One of the fringe benefits of running this blog is that you occasionally hear from an alumnus/a who studied the ancient world under one my predecessors here at the University of North Dakota. While it was always interesting to hear from a member of the larger university community, I must admit that prior to working on the history of my department, these names were usually fairly meaningless to me. Some of this is perhaps exacerbated by the fact that that our department as a group have only a fairly modest collective memory, owing largely to the fairly brisk turnover in faculty over the last 20 years.
As the study of the ancient world in North Dakota allows for some unusual relationships, correspondences, and juxtapositions, it seems worth including a brief biography of one of my predecessor here (drawn in large part from the department'sCentennial Newsletter of 1983):
Charles Carter, a native of Kentucky, (greater Cincinnati) earned his Bachelor of Divinity from Emory University (Atlanta), a B.A. from the University of Kentucky and the Ph.D., ancient Near East languages, from the University of Chicago. He taught at Central Methodist College at Fayette, Missouri 1965-1966. At the University since 1966, he taught ancient and early European courses. His Ph.D thesis was entitled Hittite Cult Inventories, and his subsequent publications include "Some Notes on Political and Religious Institutions in Two Ancient Cultures," Social Science XLIV (1969) as well asVokabulare, mythen und kultinventare (1978, with H.G. Gutterbock) and numerous more specialized journal articles dealing with the Hittite language as well as reviews. In 2000, after some delays, a volume in his honor was edited by Yoël L.Arbeitman and titled The Asia Minor Connexion: Studies in Pre-Greek Languages in Honor of Charles Carter (Peeters, Leuven 2000).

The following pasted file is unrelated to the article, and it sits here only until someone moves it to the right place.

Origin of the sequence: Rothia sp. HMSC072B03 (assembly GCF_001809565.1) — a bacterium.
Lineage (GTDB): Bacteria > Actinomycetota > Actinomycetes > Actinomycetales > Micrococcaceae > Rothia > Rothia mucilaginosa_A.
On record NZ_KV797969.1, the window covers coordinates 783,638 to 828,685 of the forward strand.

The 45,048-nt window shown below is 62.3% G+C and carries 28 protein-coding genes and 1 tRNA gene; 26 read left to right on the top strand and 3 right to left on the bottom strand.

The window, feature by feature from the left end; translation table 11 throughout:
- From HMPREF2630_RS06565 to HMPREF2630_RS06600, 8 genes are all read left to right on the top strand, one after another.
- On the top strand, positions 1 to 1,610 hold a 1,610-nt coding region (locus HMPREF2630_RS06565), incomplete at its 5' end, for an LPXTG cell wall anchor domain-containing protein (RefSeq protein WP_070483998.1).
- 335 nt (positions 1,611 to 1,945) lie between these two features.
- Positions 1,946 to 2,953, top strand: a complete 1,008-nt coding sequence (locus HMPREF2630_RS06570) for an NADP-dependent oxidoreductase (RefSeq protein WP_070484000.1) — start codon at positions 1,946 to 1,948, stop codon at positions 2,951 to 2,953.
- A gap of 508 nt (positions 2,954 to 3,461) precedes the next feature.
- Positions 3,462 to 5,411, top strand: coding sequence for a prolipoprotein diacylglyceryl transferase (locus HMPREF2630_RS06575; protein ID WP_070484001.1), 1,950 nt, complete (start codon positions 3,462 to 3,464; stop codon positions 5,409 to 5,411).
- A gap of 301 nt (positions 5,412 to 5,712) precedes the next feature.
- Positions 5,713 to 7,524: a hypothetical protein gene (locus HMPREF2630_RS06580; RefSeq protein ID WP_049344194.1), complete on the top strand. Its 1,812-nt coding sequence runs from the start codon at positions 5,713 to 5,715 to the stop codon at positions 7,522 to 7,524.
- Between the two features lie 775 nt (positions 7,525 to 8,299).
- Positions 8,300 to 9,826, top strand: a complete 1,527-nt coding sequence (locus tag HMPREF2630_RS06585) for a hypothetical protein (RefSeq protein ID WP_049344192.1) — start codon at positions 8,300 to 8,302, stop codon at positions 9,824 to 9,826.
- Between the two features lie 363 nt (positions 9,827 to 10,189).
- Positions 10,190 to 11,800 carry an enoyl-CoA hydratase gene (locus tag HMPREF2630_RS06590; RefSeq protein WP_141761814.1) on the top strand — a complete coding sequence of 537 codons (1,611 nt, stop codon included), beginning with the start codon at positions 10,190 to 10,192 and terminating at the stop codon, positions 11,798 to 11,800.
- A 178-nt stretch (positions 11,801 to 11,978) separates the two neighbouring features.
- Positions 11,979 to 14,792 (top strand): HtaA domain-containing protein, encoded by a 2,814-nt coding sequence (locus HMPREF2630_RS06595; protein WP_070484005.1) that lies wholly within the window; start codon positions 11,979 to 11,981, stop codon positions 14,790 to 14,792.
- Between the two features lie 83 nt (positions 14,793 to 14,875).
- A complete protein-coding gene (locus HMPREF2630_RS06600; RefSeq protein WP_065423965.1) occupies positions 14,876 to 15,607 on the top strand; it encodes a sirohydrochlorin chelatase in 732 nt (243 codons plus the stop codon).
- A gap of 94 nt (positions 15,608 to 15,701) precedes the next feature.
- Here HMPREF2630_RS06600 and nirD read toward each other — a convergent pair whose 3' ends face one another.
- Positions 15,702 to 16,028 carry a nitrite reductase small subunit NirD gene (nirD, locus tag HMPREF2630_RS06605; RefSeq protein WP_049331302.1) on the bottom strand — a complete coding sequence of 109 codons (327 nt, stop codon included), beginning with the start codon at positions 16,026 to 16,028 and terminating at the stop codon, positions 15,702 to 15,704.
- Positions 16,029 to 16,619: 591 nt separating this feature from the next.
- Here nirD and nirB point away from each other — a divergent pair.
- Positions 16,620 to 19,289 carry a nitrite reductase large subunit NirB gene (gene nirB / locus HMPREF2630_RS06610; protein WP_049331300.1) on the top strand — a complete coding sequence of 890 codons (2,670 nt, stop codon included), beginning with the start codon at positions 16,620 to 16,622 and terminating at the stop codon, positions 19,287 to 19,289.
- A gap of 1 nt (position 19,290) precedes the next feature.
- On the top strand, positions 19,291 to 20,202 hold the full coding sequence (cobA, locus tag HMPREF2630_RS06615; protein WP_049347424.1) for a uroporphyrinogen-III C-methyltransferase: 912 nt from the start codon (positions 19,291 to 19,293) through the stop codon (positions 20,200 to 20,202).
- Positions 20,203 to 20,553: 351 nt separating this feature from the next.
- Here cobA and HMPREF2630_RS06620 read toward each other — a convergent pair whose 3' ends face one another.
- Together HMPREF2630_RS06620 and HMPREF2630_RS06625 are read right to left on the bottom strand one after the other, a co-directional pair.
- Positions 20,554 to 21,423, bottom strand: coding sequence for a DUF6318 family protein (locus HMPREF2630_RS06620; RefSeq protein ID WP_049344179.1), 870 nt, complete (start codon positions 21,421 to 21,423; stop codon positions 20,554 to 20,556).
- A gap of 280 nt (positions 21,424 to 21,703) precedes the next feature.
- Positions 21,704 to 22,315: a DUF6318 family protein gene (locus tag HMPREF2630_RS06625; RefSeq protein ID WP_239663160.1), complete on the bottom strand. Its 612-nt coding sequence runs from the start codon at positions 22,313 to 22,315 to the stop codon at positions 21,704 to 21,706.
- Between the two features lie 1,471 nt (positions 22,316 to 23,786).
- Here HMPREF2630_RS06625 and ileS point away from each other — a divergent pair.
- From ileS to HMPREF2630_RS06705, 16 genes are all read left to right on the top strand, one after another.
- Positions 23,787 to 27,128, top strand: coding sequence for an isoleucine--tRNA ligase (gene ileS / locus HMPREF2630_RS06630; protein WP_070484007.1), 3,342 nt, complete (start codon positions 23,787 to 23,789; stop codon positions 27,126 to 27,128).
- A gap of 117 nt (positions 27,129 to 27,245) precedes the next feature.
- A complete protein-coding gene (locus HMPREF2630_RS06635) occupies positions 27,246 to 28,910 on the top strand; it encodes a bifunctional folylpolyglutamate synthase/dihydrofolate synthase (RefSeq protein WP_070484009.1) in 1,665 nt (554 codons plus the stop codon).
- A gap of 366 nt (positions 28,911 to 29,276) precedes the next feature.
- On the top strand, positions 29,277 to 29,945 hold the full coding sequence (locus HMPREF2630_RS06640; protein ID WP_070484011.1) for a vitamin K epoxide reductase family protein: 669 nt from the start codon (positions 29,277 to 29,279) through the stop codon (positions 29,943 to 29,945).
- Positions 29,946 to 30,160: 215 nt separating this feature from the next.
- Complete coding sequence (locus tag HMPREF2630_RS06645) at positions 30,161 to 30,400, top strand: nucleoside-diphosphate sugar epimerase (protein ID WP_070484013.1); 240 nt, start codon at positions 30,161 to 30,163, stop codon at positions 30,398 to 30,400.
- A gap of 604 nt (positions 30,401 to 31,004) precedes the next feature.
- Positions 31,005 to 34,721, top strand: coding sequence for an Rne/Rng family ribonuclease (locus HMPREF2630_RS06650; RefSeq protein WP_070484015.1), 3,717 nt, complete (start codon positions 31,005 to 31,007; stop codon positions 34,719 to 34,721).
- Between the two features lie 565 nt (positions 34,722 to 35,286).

He was the first individual to come to the history department to teach exclusively (more or less) the ancient world and he brought with him to North Dakota, of all people, the Hittites . He was active in national organizations like the American Oriental Society as well as more local organizations like The Linguistic Circle of Manitoba and North Dakota. He began and led the Grand Forks chapter of theArchaeological Institute of America which has subsequently disappeared.
Perhaps noting Carter's contribution in as ephemeral a medium as the a weblog is not doing him any great service, but, then again, some of the most compelling journeys come from following footprints in the sand.
--Bill Caraher, 8-14-07
Friday, March 6, 2009
From Bill Caraher, a note on my uncle, Professor Charles Carter: